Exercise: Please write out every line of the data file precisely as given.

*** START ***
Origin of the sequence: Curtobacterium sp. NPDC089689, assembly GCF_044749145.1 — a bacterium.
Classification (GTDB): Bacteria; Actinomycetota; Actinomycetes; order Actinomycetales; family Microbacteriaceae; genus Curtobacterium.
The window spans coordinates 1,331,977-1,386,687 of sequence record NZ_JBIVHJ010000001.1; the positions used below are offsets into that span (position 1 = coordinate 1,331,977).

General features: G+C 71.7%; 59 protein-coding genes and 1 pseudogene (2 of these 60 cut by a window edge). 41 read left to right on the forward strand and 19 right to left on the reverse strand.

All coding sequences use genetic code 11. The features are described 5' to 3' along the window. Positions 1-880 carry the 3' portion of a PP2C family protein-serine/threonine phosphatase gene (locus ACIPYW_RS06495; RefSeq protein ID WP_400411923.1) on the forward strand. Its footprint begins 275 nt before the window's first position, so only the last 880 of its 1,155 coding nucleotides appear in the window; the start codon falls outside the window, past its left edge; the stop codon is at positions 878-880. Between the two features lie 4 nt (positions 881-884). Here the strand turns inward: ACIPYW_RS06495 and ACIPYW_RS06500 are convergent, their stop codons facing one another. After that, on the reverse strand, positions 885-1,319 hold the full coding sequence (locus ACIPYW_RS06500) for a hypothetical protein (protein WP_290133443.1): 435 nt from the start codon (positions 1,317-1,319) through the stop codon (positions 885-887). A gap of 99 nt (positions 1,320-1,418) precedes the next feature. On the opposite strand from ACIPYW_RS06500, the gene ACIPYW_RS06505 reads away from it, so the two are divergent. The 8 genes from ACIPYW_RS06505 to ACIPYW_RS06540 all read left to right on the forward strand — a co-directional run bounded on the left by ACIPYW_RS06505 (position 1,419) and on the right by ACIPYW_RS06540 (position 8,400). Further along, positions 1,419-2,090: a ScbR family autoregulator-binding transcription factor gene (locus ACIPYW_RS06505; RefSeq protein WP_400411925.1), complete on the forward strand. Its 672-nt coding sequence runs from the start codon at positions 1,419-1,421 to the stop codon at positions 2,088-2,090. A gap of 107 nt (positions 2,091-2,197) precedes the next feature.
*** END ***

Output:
Origin of the sequence: Curtobacterium sp. NPDC089689, assembly GCF_044749145.1 — a bacterium.
Classification (GTDB): Bacteria; Actinomycetota; Actinomycetes; order Actinomycetales; family Microbacteriaceae; genus Curtobacterium.
The window spans coordinates 1,331,977-1,386,687 of sequence record NZ_JBIVHJ010000001.1; the positions used below are offsets into that span (position 1 = coordinate 1,331,977).

General features: G+C 71.7%; 59 protein-coding genes and 1 pseudogene (2 of these 60 cut by a window edge). 41 read left to right on the forward strand and 19 right to left on the reverse strand.

All coding sequences use genetic code 11. The features are described 5' to 3' along the window. Positions 1-880 carry the 3' portion of a PP2C family protein-serine/threonine phosphatase gene (locus ACIPYW_RS06495; RefSeq protein ID WP_400411923.1) on the forward strand. Its footprint begins 275 nt before the window's first position, so only the last 880 of its 1,155 coding nucleotides appear in the window; the start codon falls outside the window, past its left edge; the stop codon is at positions 878-880. Between the two features lie 4 nt (positions 881-884). Here the strand turns inward: ACIPYW_RS06495 and ACIPYW_RS06500 are convergent, their stop codons facing one another. After that, on the reverse strand, positions 885-1,319 hold the full coding sequence (locus ACIPYW_RS06500) for a hypothetical protein (protein WP_290133443.1): 435 nt from the start codon (positions 1,317-1,319) through the stop codon (positions 885-887). A gap of 99 nt (positions 1,320-1,418) precedes the next feature. On the opposite strand from ACIPYW_RS06500, the gene ACIPYW_RS06505 reads away from it, so the two are divergent. The 8 genes from ACIPYW_RS06505 to ACIPYW_RS06540 all read left to right on the forward strand — a co-directional run bounded on the left by ACIPYW_RS06505 (position 1,419) and on the right by ACIPYW_RS06540 (position 8,400). Further along, positions 1,419-2,090: a ScbR family autoregulator-binding transcription factor gene (locus ACIPYW_RS06505; RefSeq protein WP_400411925.1), complete on the forward strand. Its 672-nt coding sequence runs from the start codon at positions 1,419-1,421 to the stop codon at positions 2,088-2,090. A gap of 107 nt (positions 2,091-2,197) precedes the next feature.